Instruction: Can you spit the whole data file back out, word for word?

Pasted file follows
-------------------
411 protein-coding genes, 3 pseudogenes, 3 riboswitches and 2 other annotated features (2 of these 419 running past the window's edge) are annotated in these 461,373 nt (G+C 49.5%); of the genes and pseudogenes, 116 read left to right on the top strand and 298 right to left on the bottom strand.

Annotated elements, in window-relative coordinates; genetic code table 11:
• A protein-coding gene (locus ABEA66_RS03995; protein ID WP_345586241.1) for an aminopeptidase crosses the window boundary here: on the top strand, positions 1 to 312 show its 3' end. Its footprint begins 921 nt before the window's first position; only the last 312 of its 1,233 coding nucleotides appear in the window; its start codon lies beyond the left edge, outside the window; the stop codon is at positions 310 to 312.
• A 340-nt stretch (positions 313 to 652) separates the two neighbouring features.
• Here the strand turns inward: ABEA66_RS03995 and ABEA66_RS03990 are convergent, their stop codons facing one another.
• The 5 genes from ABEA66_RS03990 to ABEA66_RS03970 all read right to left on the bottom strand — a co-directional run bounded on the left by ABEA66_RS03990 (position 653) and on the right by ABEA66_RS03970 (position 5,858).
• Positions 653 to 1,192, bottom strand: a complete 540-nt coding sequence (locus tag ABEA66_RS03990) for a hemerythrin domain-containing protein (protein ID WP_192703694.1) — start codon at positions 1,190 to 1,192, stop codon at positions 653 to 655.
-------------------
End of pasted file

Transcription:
411 protein-coding genes, 3 pseudogenes, 3 riboswitches and 2 other annotated features (2 of these 419 running past the window's edge) are annotated in these 461,373 nt (G+C 49.5%); of the genes and pseudogenes, 116 read left to right on the top strand and 298 right to left on the bottom strand.

Annotated elements, in window-relative coordinates; genetic code table 11:
• A protein-coding gene (locus ABEA66_RS03995; protein ID WP_345586241.1) for an aminopeptidase crosses the window boundary here: on the top strand, positions 1 to 312 show its 3' end. Its footprint begins 921 nt before the window's first position; only the last 312 of its 1,233 coding nucleotides appear in the window; its start codon lies beyond the left edge, outside the window; the stop codon is at positions 310 to 312.
• A 340-nt stretch (positions 313 to 652) separates the two neighbouring features.
• Here the strand turns inward: ABEA66_RS03995 and ABEA66_RS03990 are convergent, their stop codons facing one another.
• The 5 genes from ABEA66_RS03990 to ABEA66_RS03970 all read right to left on the bottom strand — a co-directional run bounded on the left by ABEA66_RS03990 (position 653) and on the right by ABEA66_RS03970 (position 5,858).
• Positions 653 to 1,192, bottom strand: a complete 540-nt coding sequence (locus tag ABEA66_RS03990) for a hemerythrin domain-containing protein (protein ID WP_192703694.1) — start codon at positions 1,190 to 1,192, stop codon at positions 653 to 655.